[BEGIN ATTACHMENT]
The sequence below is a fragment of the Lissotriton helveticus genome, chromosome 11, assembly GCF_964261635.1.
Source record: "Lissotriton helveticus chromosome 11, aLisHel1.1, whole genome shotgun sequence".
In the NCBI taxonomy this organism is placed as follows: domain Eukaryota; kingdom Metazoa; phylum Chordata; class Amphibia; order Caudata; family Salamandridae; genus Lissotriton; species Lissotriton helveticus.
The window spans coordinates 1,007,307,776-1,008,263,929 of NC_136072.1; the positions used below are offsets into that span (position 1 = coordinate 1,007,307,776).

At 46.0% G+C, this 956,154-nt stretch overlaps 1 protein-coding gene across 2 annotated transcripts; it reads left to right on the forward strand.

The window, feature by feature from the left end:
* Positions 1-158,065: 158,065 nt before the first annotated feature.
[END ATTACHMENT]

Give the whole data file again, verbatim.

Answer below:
The sequence below is a fragment of the Lissotriton helveticus genome, chromosome 11, assembly GCF_964261635.1.
Source record: "Lissotriton helveticus chromosome 11, aLisHel1.1, whole genome shotgun sequence".
In the NCBI taxonomy this organism is placed as follows: domain Eukaryota; kingdom Metazoa; phylum Chordata; class Amphibia; order Caudata; family Salamandridae; genus Lissotriton; species Lissotriton helveticus.
The window spans coordinates 1,007,307,776-1,008,263,929 of NC_136072.1; the positions used below are offsets into that span (position 1 = coordinate 1,007,307,776).

At 46.0% G+C, this 956,154-nt stretch overlaps 1 protein-coding gene across 2 annotated transcripts; it reads left to right on the forward strand.

The window, feature by feature from the left end:
* Positions 1-158,065: 158,065 nt before the first annotated feature.